Operation Sight Volunteer of the Year Spotlight: Jeffrey Levenson, MD | ASCRS
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Operation Sight 2022 Volunteer of the Year Spotlight: Jeffrey Levenson, MD

ASCRS Foundation Operation Sight Volunteer of the Year and ASCRS member, Jeffrey Levenson, MD of Levenson Eye Associates is best known by his patients for his expertise in his field, generosity with his talents and compassionate spirit. Born from a passion to make a difference and acutely aware of the growing need for accessible care in his home state of Florida, Dr. Levenson has partnered with the Foundation’s Operation Sight program to provide over 100 surgeries in his community to otherwise underserved individuals that would have gone without care. Dr. Levenson recently discussed his experiences and his advice for other surgeons interested in getting involved.

ASCRS Foundation: You are part of the ASCRS Foundation’s Operation Sight volunteer network of nearly 750 volunteers and charitable organizations. What inspired you to first get involved with Operation Sight as a volunteer surgeon?

Dr. Levenson: My hobby is global humanitarian ophthalmology, and for years I’ve spent two or three weeks a year traveling overseas doing cataract surgery on poor patients in need of my help. In doing so, I recognize that I don’t have the capacity to fix everyone—there are tens of millions of people in need of eye care services in the poorer parts of the world. On the other hand, there are Americans in my hometown—my own neighbors—who can’t afford needed cataract surgery.  It occurred to me there was a problem the scale of which is within my power to change.  I’ve made it my goal to eliminate blindness from cataracts in my hometown. And with the help of the ASCRS Foundation‘s Operation Sight program and other local institutions we’re making it happen.

ASCRS Foundation: Can you share about the pressing need you witnessed for patients in financial need in your community and how Operation Sight has supported your passion to make care accessible?

Dr. Levenson: Every week or two in the course of seeing patients in my private practice I run across a patient who’s blind, or nearly so, without the capacity to pay for cataract surgery. They’re often too young for Medicare, with too many assets to qualify for Medicaid, between jobs, or experiencing health challenges. Add blindness to the mix, and you've got a life in steady decline. To restore sight to these patients--and in doing so, to restore hope and the tangible manifestation of a community that cares for them--is the most gratifying thing I do each week. It brings them back.  And it fills me up.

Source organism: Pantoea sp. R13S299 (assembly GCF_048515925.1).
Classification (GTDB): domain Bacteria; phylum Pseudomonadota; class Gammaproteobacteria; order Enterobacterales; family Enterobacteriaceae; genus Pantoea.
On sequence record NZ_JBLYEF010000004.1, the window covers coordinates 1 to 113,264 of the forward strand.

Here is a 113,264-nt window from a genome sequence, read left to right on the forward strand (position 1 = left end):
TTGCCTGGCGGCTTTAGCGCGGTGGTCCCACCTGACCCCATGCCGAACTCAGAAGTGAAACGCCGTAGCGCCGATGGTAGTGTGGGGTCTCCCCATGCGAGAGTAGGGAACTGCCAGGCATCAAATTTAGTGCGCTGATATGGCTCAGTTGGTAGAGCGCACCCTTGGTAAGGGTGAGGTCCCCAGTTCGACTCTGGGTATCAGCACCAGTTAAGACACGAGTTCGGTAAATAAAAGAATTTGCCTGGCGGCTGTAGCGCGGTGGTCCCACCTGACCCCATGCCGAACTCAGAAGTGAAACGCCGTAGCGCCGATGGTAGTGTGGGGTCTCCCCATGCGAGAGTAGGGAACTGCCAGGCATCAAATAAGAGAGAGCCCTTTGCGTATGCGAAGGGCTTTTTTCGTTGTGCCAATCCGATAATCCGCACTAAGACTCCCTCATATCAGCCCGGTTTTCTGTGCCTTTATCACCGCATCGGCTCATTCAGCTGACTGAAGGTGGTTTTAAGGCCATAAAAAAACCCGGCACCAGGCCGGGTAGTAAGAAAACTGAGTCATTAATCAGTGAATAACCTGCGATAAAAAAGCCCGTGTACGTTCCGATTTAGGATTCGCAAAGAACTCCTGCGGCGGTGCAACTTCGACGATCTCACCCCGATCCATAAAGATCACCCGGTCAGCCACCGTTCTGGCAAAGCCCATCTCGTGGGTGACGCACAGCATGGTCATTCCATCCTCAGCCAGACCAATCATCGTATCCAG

ASCRS Foundation: Why have you chosen to continue to volunteer with Operation Sight?

Dr. Levenson: My wife teases me that among my usual patients, it's my life's work and my mission to bring sight to the slightly blurry; for my Operation Sight patients, I bring sight to the blind. It's the most gratifying case I do each week, and the purest manifestation of my best self.

ASCRS Foundation: How does volunteering with Operation Sight make giving back locally easy to do?

Dr. Levenson: I've got a deal with my surgery center for these patients. I do them without charge, and the surgery center charges me only for the cost of goods. The ASCRS Foundation Operation Sight grant helps cover those costs. We do these patients alongside our regular, paying patients over the course of our normal surgery day. They're indistinguishable from our normal patients, except for the love they often share with staff on the way out the door.

ASCRS Foundation: What impact do you witness when making this care accessible?

Dr. Levenson: A few specific cases come to mind: The guy who started to cry as he stared at the cream swirling into his coffee minutes after surgery, as if it was impossibly beautiful; the woman who didn't yet have a checking account, but arrived at my office 3 months after her surgery with 5 one hundred dollar bills to pay her gift forward; the homeless guy I didn't recognize a week after surgery, because he'd showered, gotten a haircut, and found a place to shelter. These surgeries take me ten minutes, but they have the power to change a life forever.

ASCRS Foundation: What advice do you have for an ophthalmologist considering volunteering with Operation Sight?

Dr. Levenson: There's a reason you chose to be an ophthalmologist. Amidst the daily problems of staffing an office, running a business and meeting a payroll, it's often easy to lose sight of that reason.  Operation Sight brings me back every week to the reason I do what I do. It's the purest expression of my best self. It reminds me daily of the remarkable magic trick every ophthalmologist knows, and its capacity to change the world.

Do you share Dr. Levenson’s passion for providing accessible care in your community? Contact Program Manager Rachel Goode at rgoode@ascrs.org to learn more about volunteering with the ASCRS Foundation’s Operation Sight program.

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